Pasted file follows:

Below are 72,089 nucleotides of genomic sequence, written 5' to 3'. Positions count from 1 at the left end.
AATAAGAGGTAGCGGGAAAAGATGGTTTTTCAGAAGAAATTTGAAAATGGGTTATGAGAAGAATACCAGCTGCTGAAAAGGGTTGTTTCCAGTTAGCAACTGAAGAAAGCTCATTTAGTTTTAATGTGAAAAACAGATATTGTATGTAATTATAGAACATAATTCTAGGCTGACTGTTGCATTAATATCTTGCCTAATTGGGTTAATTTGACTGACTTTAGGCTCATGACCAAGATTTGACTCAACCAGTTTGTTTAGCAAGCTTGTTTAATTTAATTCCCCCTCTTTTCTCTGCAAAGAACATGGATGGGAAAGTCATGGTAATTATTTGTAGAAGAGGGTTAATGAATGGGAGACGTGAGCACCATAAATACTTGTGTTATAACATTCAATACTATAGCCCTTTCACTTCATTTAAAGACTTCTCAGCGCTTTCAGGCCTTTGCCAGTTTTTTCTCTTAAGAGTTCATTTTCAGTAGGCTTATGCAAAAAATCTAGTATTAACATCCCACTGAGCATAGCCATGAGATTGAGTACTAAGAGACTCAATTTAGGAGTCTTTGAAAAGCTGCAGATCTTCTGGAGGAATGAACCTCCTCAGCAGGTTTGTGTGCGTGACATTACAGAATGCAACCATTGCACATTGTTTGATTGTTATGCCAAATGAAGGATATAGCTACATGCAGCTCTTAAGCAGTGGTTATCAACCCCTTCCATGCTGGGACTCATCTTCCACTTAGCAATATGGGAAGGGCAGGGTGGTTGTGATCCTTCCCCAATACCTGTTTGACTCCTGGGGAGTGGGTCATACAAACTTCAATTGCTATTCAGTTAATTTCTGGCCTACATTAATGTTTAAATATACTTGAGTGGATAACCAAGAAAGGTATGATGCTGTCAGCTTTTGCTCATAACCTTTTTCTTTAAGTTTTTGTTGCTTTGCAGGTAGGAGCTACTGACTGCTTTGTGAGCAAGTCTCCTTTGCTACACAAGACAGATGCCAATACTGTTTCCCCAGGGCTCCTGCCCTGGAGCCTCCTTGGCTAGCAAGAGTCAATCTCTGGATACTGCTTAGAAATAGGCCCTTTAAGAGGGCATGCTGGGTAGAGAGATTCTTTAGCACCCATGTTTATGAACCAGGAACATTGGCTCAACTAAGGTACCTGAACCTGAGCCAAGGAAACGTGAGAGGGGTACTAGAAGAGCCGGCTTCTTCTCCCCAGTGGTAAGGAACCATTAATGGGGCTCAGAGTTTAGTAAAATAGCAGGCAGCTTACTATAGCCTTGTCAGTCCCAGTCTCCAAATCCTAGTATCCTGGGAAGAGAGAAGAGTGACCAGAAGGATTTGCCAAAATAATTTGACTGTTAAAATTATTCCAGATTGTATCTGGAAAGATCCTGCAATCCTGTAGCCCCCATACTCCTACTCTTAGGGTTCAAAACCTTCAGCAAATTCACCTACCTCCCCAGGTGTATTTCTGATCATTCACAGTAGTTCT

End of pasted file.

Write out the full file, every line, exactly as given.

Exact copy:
Below are 72,089 nucleotides of genomic sequence, written 5' to 3'. Positions count from 1 at the left end.
AATAAGAGGTAGCGGGAAAAGATGGTTTTTCAGAAGAAATTTGAAAATGGGTTATGAGAAGAATACCAGCTGCTGAAAAGGGTTGTTTCCAGTTAGCAACTGAAGAAAGCTCATTTAGTTTTAATGTGAAAAACAGATATTGTATGTAATTATAGAACATAATTCTAGGCTGACTGTTGCATTAATATCTTGCCTAATTGGGTTAATTTGACTGACTTTAGGCTCATGACCAAGATTTGACTCAACCAGTTTGTTTAGCAAGCTTGTTTAATTTAATTCCCCCTCTTTTCTCTGCAAAGAACATGGATGGGAAAGTCATGGTAATTATTTGTAGAAGAGGGTTAATGAATGGGAGACGTGAGCACCATAAATACTTGTGTTATAACATTCAATACTATAGCCCTTTCACTTCATTTAAAGACTTCTCAGCGCTTTCAGGCCTTTGCCAGTTTTTTCTCTTAAGAGTTCATTTTCAGTAGGCTTATGCAAAAAATCTAGTATTAACATCCCACTGAGCATAGCCATGAGATTGAGTACTAAGAGACTCAATTTAGGAGTCTTTGAAAAGCTGCAGATCTTCTGGAGGAATGAACCTCCTCAGCAGGTTTGTGTGCGTGACATTACAGAATGCAACCATTGCACATTGTTTGATTGTTATGCCAAATGAAGGATATAGCTACATGCAGCTCTTAAGCAGTGGTTATCAACCCCTTCCATGCTGGGACTCATCTTCCACTTAGCAATATGGGAAGGGCAGGGTGGTTGTGATCCTTCCCCAATACCTGTTTGACTCCTGGGGAGTGGGTCATACAAACTTCAATTGCTATTCAGTTAATTTCTGGCCTACATTAATGTTTAAATATACTTGAGTGGATAACCAAGAAAGGTATGATGCTGTCAGCTTTTGCTCATAACCTTTTTCTTTAAGTTTTTGTTGCTTTGCAGGTAGGAGCTACTGACTGCTTTGTGAGCAAGTCTCCTTTGCTACACAAGACAGATGCCAATACTGTTTCCCCAGGGCTCCTGCCCTGGAGCCTCCTTGGCTAGCAAGAGTCAATCTCTGGATACTGCTTAGAAATAGGCCCTTTAAGAGGGCATGCTGGGTAGAGAGATTCTTTAGCACCCATGTTTATGAACCAGGAACATTGGCTCAACTAAGGTACCTGAACCTGAGCCAAGGAAACGTGAGAGGGGTACTAGAAGAGCCGGCTTCTTCTCCCCAGTGGTAAGGAACCATTAATGGGGCTCAGAGTTTAGTAAAATAGCAGGCAGCTTACTATAGCCTTGTCAGTCCCAGTCTCCAAATCCTAGTATCCTGGGAAGAGAGAAGAGTGACCAGAAGGATTTGCCAAAATAATTTGACTGTTAAAATTATTCCAGATTGTATCTGGAAAGATCCTGCAATCCTGTAGCCCCCATACTCCTACTCTTAGGGTTCAAAACCTTCAGCAAATTCACCTACCTCCCCAGGTGTATTTCTGATCATTCACAGTAGTTCT